Young children tend to cross other people’s boundaries quite a lot. They grab things that don’t belong to them, they can be over-enthusiastic in their expressions of affection towards the baby! They can lash out and hurt others (even the baby) when they’re unable to contain huge amounts of frustration. They blurt out exactly what’s on their mind, which isn’t always seen to be cute! The whole world is their playground yet learning about all these boundaries and limits and what’s not allowed and not okay is a LOT to assimilate.
Children tend to receive a lot of appeals to empathize with the person whose line they’ve crossed.
“Look how sad your brother is”,
“how would you like it if somebody grabbed your toy”,
“now you’ve made me very very sad” displayed with an exaggeration of sadness,
“children won’t want to play with you when you do that”,
“that’s not how friends act”, “that wasn’t a nice thing to do, was it”,
“now Granny’s not happy about what you did, she’s angry that you broke her vase, poor Granny, go and say sorry now”.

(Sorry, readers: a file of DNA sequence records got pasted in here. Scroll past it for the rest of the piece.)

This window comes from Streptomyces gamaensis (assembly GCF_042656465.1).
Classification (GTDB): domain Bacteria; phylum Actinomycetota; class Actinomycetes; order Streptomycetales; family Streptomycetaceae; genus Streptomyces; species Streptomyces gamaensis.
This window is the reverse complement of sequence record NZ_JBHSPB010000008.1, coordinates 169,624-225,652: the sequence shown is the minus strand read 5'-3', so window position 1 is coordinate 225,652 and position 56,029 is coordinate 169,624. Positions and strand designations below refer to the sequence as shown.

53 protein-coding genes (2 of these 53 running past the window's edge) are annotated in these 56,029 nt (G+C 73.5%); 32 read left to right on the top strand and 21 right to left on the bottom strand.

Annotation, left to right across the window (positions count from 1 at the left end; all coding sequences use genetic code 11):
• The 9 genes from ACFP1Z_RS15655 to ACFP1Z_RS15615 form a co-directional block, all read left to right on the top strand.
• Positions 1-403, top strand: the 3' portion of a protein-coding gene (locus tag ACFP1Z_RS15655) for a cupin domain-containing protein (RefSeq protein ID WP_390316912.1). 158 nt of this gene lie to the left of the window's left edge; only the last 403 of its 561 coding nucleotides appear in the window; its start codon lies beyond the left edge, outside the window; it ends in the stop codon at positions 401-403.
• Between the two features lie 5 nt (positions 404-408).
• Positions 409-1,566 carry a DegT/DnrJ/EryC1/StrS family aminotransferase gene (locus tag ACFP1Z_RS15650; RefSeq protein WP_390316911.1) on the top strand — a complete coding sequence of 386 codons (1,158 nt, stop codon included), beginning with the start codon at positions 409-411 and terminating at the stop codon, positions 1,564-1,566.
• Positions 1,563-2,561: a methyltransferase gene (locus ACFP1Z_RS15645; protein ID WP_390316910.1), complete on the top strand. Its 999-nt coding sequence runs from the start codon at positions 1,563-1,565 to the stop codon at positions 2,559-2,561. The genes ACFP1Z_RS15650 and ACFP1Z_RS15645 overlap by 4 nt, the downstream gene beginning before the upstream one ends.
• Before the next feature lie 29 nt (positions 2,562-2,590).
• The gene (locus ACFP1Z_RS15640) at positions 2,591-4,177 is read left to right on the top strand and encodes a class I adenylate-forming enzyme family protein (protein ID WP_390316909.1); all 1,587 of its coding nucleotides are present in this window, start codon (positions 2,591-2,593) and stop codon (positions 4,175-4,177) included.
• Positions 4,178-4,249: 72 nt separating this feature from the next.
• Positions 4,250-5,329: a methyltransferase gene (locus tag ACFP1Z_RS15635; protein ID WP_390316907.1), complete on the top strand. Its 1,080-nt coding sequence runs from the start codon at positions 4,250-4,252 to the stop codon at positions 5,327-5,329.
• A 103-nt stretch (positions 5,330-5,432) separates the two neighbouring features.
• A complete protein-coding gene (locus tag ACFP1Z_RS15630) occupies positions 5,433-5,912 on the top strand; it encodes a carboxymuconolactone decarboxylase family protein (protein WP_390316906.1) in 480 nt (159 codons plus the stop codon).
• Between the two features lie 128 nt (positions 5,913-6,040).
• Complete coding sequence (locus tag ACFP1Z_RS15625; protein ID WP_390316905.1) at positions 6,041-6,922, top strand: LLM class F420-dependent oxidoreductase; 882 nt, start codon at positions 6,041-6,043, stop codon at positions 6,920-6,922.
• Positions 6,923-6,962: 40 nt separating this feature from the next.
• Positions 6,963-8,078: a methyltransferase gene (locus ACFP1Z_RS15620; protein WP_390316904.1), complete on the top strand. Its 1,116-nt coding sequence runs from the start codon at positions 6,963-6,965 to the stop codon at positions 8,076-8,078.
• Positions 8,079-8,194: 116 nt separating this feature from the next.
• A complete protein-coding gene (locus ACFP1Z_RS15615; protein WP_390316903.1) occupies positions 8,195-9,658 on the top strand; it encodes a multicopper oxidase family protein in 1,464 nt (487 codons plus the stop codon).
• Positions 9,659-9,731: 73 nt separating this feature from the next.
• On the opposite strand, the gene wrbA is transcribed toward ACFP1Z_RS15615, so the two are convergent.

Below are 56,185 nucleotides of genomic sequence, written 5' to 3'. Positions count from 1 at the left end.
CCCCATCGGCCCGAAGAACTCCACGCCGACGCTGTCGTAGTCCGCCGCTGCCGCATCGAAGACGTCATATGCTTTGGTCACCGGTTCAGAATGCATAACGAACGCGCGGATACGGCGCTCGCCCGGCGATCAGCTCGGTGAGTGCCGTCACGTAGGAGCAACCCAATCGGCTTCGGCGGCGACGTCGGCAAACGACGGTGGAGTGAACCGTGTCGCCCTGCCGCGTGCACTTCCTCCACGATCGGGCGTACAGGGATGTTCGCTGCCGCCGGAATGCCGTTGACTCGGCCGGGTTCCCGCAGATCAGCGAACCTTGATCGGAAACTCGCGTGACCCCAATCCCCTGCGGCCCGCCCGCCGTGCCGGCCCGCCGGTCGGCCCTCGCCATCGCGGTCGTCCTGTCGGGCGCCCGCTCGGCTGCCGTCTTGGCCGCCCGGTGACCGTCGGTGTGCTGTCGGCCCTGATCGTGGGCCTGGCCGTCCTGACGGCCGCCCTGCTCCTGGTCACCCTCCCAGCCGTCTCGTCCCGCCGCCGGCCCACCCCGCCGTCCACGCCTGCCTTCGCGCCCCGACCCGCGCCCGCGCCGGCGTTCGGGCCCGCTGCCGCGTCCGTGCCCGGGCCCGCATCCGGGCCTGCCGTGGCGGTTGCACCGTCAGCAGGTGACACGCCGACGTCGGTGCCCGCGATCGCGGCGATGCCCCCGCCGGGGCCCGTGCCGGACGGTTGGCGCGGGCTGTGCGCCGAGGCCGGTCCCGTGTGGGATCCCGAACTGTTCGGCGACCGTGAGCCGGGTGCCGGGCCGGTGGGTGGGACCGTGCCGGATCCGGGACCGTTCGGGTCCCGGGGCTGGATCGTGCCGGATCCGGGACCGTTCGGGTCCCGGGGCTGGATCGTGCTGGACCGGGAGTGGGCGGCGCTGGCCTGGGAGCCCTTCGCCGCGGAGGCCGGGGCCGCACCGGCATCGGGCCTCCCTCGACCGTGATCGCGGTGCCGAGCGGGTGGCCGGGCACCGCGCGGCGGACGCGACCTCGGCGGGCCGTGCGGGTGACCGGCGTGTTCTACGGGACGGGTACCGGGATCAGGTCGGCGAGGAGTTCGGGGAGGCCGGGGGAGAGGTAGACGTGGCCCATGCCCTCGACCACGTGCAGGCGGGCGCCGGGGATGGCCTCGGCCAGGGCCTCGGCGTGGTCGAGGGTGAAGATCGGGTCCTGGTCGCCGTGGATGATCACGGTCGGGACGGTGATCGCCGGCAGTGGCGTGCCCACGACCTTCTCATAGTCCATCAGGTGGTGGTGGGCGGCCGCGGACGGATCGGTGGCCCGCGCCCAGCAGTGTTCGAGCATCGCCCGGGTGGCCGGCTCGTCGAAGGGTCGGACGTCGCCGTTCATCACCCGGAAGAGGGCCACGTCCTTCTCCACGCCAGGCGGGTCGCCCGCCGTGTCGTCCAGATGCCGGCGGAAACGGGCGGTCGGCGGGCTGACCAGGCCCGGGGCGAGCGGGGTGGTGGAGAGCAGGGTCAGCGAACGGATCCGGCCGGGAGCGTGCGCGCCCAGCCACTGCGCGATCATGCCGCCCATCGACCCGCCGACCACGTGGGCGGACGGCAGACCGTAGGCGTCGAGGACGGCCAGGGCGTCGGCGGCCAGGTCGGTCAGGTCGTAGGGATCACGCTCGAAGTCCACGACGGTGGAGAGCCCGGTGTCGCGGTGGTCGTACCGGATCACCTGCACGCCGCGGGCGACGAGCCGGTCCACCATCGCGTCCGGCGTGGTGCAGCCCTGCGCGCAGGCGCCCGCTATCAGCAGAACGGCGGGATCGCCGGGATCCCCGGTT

Yet such appeals tend to result in a child feeling more defensive than genuinely empathetic towards the person they’ve affected. So how do we help our children develop empathy and impulse control? Children learn about empathy mostly through the direct experience of being empathized with and experiencing how it helps them feel better. This leads to the understanding that empathy helps *people* feel better. A child deserves and needs empathy not just when they’ve been wronged, but also when their desires and strong emotions lead them to act in ways that are anti-social. These are situations where a child is struggling and has much to learn and they need our patient guidance. They need empathy when they’ve done something they shouldn’t do, just as much as they need it when they injure themselves.
They can’t care about how they’ve upset another until they get that we care about THEIR upset. Children rarely respond positively to an appeal to care for how another has been negatively affected by them if they themselves are not gaining the empathy and care that they need for their feelings *in this current experience*. “Can’t you see you upset your sister” is more likely to evoke more resentment towards little sister than empathy. This isn’t because they don’t care, but because they’re not gaining the help they need to work through the difficult emotions that the situation stirs up for them.
You might also like to read; Helping children when they hit, push and bite.